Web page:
The Albany County Juvenile Service Board is planning to train partnering agencies July 24 with a new strategy for helping youth stay out of the court system. The new method, called restorative justice, focuses on rehabilitating troubled youth through reconciliation with the victims and community, Albany County School District No. 1 Vice Chairman Dona Coffey said.
According to the save-the-date announcement, some of the topics that will be covered at the training include judges’ experience with restorative justice, how restorative justice has helped communities heal, how it can be an alternative method to hold youth accountable and how to incorporate different members of the community.
Restorative justice mediation would arrange discussions between the youth and members of the community to address the needs of both parties, Albany County Attorney Peggy Trent said. With the discussion, the juvenile could learn how to repair the harm to provide closure for the victims and/or community members.
“Restorative justice provides another tool for the juvenile system to address the problems of the juvenile and allow them to have an informed conversation about their actions,” Trent said.
With restorative justice, entities such as law enforcement, hospitals the school districts could set up a discussion beneficial to the victim and the youth. Each agency will have to consider the needs of the juvenile and victim, promote positive youth development, repair harm through accountability and build a sense of community, the project proposal states.
The desired outcomes of restorative justice are to help the victims become more aware of their rights and resources while providing consistent treatment and equal access to competent services. Increasing the resources available to community agencies is also a desired outcome of this system, the project proposal states.
“It is the intent of this project to provide school officials, (Department of Family Services) and (Big Brothers Big Sister) an alternatives method to address the actions of juveniles who engage in anti-social behaviors,” the project proposal states. “In addition, to provide the affected victims and/or community an opportunity to address their victimization directly with the juvenile.”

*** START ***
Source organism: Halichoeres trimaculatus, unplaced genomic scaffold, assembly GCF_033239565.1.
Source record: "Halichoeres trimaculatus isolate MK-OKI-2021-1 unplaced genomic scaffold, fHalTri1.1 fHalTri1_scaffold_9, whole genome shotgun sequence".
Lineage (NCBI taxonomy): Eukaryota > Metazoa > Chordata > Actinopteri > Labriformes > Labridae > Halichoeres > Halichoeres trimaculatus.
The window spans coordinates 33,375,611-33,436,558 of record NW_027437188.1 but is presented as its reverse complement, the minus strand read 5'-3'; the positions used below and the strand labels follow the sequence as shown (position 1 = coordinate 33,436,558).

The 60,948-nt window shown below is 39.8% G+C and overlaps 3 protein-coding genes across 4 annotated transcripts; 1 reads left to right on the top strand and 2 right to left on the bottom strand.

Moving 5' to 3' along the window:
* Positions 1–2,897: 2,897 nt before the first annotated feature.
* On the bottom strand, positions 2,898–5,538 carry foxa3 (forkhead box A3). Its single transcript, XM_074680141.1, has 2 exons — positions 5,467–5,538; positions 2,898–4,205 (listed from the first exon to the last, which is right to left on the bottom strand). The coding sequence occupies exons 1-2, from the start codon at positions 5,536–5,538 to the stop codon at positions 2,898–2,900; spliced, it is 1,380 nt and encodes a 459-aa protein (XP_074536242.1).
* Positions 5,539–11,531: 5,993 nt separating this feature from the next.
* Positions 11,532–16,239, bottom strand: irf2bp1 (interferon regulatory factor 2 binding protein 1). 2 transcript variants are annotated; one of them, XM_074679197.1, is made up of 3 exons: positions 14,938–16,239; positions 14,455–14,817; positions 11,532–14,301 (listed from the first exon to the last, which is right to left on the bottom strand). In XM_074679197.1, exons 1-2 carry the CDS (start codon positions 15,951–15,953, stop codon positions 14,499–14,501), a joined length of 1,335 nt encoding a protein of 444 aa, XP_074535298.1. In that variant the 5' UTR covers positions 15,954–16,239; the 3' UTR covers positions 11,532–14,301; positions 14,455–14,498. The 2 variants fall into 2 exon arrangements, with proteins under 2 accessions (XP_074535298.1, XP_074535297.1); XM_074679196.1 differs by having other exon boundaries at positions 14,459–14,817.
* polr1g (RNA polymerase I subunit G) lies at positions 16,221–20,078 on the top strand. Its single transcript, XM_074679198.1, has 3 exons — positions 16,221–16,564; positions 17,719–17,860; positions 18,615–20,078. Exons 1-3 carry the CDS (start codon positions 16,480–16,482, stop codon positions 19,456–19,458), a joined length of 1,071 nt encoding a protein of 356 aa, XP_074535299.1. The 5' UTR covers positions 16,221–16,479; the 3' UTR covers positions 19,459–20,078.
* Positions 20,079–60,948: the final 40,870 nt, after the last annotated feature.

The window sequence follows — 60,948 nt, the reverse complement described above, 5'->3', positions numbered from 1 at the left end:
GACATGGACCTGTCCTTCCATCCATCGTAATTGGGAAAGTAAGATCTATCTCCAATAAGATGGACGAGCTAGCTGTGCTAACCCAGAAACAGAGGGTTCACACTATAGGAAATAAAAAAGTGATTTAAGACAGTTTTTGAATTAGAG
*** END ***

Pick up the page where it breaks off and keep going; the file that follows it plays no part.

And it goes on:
The Juvenile Services Board has been using a single-point-of-entry method, also referred to as the Juvenile Intake Team, to help youth. With restorative justice, youth with the mediation would be less likely to become repeat offenders, decreasing the number of youth going through the program, Trent said.
“It’s a tool to assist at-risk youth,” Trent said. “Youth going through restorative justice helps them resolve issues which helps reduce the number of youths going through the intake program.”
The Juvenile Services Board is unique in the state because of how it uses organizations like Big Brothers Big Sisters to oversee the program to help at-risk youth and other preventative steps to try to keep juveniles from being referred to Juvenile Court. While other mediation methods have been used before, the method the Juvenile Service Board is attempting will be the first of its kind in Albany County, Trent said.
“It’s a different model of restorative justice, you’ll hear about bits and pieces of other mediations being used at other places but that it isn’t pure restorative justice,” Trent said. “The version we are going to implement is true mediation.”
In 2015, 70 participants went through the Diversion program with Big Brothers Big Sisters. Of the 70 participants, 92.3 percent of them successfully completed the program, according to the diversion program report. Since January 2015, the participants have completed 1,947 hours of community service, with only one participant not making restitutions since then.